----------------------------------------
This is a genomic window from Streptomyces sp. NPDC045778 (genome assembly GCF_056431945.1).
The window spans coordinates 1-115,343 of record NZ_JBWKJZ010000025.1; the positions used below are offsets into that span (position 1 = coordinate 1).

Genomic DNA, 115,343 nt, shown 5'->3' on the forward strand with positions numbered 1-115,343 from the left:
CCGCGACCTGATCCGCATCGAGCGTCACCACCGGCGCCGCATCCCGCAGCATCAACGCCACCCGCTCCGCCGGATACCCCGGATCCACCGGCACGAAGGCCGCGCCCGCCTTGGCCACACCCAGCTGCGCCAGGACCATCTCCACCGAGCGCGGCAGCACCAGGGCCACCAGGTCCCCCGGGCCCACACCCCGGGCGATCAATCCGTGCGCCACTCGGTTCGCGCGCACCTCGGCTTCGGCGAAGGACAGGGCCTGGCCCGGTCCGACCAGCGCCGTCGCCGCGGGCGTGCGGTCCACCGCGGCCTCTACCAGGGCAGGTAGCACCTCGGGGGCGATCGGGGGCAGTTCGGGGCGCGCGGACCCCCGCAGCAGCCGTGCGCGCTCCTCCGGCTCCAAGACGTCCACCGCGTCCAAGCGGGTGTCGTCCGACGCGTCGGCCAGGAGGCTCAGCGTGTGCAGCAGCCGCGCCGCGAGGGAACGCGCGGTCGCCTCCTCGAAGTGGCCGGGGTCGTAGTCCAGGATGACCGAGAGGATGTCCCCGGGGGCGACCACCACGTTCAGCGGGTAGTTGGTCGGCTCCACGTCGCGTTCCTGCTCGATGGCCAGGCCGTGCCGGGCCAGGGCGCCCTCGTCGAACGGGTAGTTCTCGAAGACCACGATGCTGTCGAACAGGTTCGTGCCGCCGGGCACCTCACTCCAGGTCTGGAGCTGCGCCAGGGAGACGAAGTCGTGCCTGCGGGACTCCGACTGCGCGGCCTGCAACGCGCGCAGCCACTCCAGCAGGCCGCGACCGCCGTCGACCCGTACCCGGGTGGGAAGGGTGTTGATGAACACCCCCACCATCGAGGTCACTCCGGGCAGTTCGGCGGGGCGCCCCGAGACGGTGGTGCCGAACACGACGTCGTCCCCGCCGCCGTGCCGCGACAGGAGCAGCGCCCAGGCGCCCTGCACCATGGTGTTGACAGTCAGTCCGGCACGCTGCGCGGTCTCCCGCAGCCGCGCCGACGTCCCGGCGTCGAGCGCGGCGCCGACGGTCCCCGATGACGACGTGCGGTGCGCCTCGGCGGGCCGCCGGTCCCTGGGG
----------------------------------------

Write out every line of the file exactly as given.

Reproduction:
This is a genomic window from Streptomyces sp. NPDC045778 (genome assembly GCF_056431945.1).
The window spans coordinates 1-115,343 of record NZ_JBWKJZ010000025.1; the positions used below are offsets into that span (position 1 = coordinate 1).

Genomic DNA, 115,343 nt, shown 5'->3' on the forward strand with positions numbered 1-115,343 from the left:
CCGCGACCTGATCCGCATCGAGCGTCACCACCGGCGCCGCATCCCGCAGCATCAACGCCACCCGCTCCGCCGGATACCCCGGATCCACCGGCACGAAGGCCGCGCCCGCCTTGGCCACACCCAGCTGCGCCAGGACCATCTCCACCGAGCGCGGCAGCACCAGGGCCACCAGGTCCCCCGGGCCCACACCCCGGGCGATCAATCCGTGCGCCACTCGGTTCGCGCGCACCTCGGCTTCGGCGAAGGACAGGGCCTGGCCCGGTCCGACCAGCGCCGTCGCCGCGGGCGTGCGGTCCACCGCGGCCTCTACCAGGGCAGGTAGCACCTCGGGGGCGATCGGGGGCAGTTCGGGGCGCGCGGACCCCCGCAGCAGCCGTGCGCGCTCCTCCGGCTCCAAGACGTCCACCGCGTCCAAGCGGGTGTCGTCCGACGCGTCGGCCAGGAGGCTCAGCGTGTGCAGCAGCCGCGCCGCGAGGGAACGCGCGGTCGCCTCCTCGAAGTGGCCGGGGTCGTAGTCCAGGATGACCGAGAGGATGTCCCCGGGGGCGACCACCACGTTCAGCGGGTAGTTGGTCGGCTCCACGTCGCGTTCCTGCTCGATGGCCAGGCCGTGCCGGGCCAGGGCGCCCTCGTCGAACGGGTAGTTCTCGAAGACCACGATGCTGTCGAACAGGTTCGTGCCGCCGGGCACCTCACTCCAGGTCTGGAGCTGCGCCAGGGAGACGAAGTCGTGCCTGCGGGACTCCGACTGCGCGGCCTGCAACGCGCGCAGCCACTCCAGCAGGCCGCGACCGCCGTCGACCCGTACCCGGGTGGGAAGGGTGTTGATGAACACCCCCACCATCGAGGTCACTCCGGGCAGTTCGGCGGGGCGCCCCGAGACGGTGGTGCCGAACACGACGTCGTCCCCGCCGCCGTGCCGCGACAGGAGCAGCGCCCAGGCGCCCTGCACCATGGTGTTGACAGTCAGTCCGGCACGCTGCGCGGTCTCCCGCAGCCGCGCCGACGTCCCGGCGTCGAGCGCGGCGCCGACGGTCCCCGATGACGACGTGCGGTGCGCCTCGGCGGGCCGCCGGTCCCTGGGG